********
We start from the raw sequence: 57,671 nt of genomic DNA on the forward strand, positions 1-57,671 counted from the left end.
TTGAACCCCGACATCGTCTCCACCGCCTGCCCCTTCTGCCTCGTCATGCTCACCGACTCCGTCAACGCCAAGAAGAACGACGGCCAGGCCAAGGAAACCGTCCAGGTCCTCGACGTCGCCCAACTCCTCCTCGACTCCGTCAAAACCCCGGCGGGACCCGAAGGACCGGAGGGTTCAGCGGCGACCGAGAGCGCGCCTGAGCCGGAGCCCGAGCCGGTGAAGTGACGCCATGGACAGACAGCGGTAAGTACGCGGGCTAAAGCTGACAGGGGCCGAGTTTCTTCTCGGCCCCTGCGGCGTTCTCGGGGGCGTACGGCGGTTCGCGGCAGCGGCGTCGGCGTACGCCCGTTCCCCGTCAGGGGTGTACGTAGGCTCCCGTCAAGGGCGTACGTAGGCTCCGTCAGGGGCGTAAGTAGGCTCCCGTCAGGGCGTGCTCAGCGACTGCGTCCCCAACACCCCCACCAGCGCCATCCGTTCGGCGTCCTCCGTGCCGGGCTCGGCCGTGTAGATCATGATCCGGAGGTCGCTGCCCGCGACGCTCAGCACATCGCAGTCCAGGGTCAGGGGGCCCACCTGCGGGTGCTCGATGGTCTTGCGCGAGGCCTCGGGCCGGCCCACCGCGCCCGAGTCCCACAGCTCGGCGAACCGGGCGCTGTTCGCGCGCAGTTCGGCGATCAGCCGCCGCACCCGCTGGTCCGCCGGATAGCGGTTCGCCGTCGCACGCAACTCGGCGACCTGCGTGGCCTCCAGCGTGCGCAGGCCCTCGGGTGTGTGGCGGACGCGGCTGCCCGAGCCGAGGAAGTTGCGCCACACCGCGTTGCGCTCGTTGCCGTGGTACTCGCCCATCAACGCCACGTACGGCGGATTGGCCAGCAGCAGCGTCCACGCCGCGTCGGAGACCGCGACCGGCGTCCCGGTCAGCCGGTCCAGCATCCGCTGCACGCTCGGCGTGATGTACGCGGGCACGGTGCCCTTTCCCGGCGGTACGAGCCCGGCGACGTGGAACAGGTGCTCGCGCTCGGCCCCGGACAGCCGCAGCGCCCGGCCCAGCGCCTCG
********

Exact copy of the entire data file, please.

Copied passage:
We start from the raw sequence: 57,671 nt of genomic DNA on the forward strand, positions 1-57,671 counted from the left end.
TTGAACCCCGACATCGTCTCCACCGCCTGCCCCTTCTGCCTCGTCATGCTCACCGACTCCGTCAACGCCAAGAAGAACGACGGCCAGGCCAAGGAAACCGTCCAGGTCCTCGACGTCGCCCAACTCCTCCTCGACTCCGTCAAAACCCCGGCGGGACCCGAAGGACCGGAGGGTTCAGCGGCGACCGAGAGCGCGCCTGAGCCGGAGCCCGAGCCGGTGAAGTGACGCCATGGACAGACAGCGGTAAGTACGCGGGCTAAAGCTGACAGGGGCCGAGTTTCTTCTCGGCCCCTGCGGCGTTCTCGGGGGCGTACGGCGGTTCGCGGCAGCGGCGTCGGCGTACGCCCGTTCCCCGTCAGGGGTGTACGTAGGCTCCCGTCAAGGGCGTACGTAGGCTCCGTCAGGGGCGTAAGTAGGCTCCCGTCAGGGCGTGCTCAGCGACTGCGTCCCCAACACCCCCACCAGCGCCATCCGTTCGGCGTCCTCCGTGCCGGGCTCGGCCGTGTAGATCATGATCCGGAGGTCGCTGCCCGCGACGCTCAGCACATCGCAGTCCAGGGTCAGGGGGCCCACCTGCGGGTGCTCGATGGTCTTGCGCGAGGCCTCGGGCCGGCCCACCGCGCCCGAGTCCCACAGCTCGGCGAACCGGGCGCTGTTCGCGCGCAGTTCGGCGATCAGCCGCCGCACCCGCTGGTCCGCCGGATAGCGGTTCGCCGTCGCACGCAACTCGGCGACCTGCGTGGCCTCCAGCGTGCGCAGGCCCTCGGGTGTGTGGCGGACGCGGCTGCCCGAGCCGAGGAAGTTGCGCCACACCGCGTTGCGCTCGTTGCCGTGGTACTCGCCCATCAACGCCACGTACGGCGGATTGGCCAGCAGCAGCGTCCACGCCGCGTCGGAGACCGCGACCGGCGTCCCGGTCAGCCGGTCCAGCATCCGCTGCACGCTCGGCGTGATGTACGCGGGCACGGTGCCCTTTCCCGGCGGTACGAGCCCGGCGACGTGGAACAGGTGCTCGCGCTCGGCCCCGGACAGCCGCAGCGCCCGGCCCAGCGCCTCG